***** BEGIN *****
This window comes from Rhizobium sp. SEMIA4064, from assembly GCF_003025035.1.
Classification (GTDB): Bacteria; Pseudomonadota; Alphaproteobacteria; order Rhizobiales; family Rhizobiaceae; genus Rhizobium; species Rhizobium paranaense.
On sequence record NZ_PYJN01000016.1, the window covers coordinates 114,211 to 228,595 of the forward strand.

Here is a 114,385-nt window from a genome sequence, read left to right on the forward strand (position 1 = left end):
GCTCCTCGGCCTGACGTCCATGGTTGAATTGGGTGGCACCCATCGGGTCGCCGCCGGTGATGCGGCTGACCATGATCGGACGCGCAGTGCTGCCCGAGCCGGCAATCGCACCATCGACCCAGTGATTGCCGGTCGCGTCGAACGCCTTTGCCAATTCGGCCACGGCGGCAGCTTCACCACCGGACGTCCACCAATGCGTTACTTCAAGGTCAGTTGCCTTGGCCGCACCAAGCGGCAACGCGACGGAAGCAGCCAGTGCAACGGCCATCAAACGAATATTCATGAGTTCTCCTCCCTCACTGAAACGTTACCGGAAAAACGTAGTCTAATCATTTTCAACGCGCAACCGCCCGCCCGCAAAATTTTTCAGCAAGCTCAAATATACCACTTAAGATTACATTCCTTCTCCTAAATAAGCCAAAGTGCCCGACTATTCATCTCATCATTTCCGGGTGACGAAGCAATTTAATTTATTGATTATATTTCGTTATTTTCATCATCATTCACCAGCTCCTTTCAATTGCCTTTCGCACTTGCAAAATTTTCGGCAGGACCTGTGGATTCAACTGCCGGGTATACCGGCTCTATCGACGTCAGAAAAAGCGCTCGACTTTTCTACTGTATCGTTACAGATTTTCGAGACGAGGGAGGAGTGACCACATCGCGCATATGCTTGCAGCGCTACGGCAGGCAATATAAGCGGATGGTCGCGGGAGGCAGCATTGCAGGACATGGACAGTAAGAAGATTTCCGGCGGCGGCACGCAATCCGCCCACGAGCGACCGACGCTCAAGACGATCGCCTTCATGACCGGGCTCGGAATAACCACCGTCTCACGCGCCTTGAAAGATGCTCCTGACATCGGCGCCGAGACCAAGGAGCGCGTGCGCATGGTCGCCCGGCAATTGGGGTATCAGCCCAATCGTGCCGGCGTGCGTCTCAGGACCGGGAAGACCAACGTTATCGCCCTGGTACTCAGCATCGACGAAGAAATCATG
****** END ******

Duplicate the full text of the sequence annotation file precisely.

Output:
This window comes from Rhizobium sp. SEMIA4064, from assembly GCF_003025035.1.
Classification (GTDB): Bacteria; Pseudomonadota; Alphaproteobacteria; order Rhizobiales; family Rhizobiaceae; genus Rhizobium; species Rhizobium paranaense.
On sequence record NZ_PYJN01000016.1, the window covers coordinates 114,211 to 228,595 of the forward strand.

Here is a 114,385-nt window from a genome sequence, read left to right on the forward strand (position 1 = left end):
GCTCCTCGGCCTGACGTCCATGGTTGAATTGGGTGGCACCCATCGGGTCGCCGCCGGTGATGCGGCTGACCATGATCGGACGCGCAGTGCTGCCCGAGCCGGCAATCGCACCATCGACCCAGTGATTGCCGGTCGCGTCGAACGCCTTTGCCAATTCGGCCACGGCGGCAGCTTCACCACCGGACGTCCACCAATGCGTTACTTCAAGGTCAGTTGCCTTGGCCGCACCAAGCGGCAACGCGACGGAAGCAGCCAGTGCAACGGCCATCAAACGAATATTCATGAGTTCTCCTCCCTCACTGAAACGTTACCGGAAAAACGTAGTCTAATCATTTTCAACGCGCAACCGCCCGCCCGCAAAATTTTTCAGCAAGCTCAAATATACCACTTAAGATTACATTCCTTCTCCTAAATAAGCCAAAGTGCCCGACTATTCATCTCATCATTTCCGGGTGACGAAGCAATTTAATTTATTGATTATATTTCGTTATTTTCATCATCATTCACCAGCTCCTTTCAATTGCCTTTCGCACTTGCAAAATTTTCGGCAGGACCTGTGGATTCAACTGCCGGGTATACCGGCTCTATCGACGTCAGAAAAAGCGCTCGACTTTTCTACTGTATCGTTACAGATTTTCGAGACGAGGGAGGAGTGACCACATCGCGCATATGCTTGCAGCGCTACGGCAGGCAATATAAGCGGATGGTCGCGGGAGGCAGCATTGCAGGACATGGACAGTAAGAAGATTTCCGGCGGCGGCACGCAATCCGCCCACGAGCGACCGACGCTCAAGACGATCGCCTTCATGACCGGGCTCGGAATAACCACCGTCTCACGCGCCTTGAAAGATGCTCCTGACATCGGCGCCGAGACCAAGGAGCGCGTGCGCATGGTCGCCCGGCAATTGGGGTATCAGCCCAATCGTGCCGGCGTGCGTCTCAGGACCGGGAAGACCAACGTTATCGCCCTGGTACTCAGCATCGACGAAGAAATCATG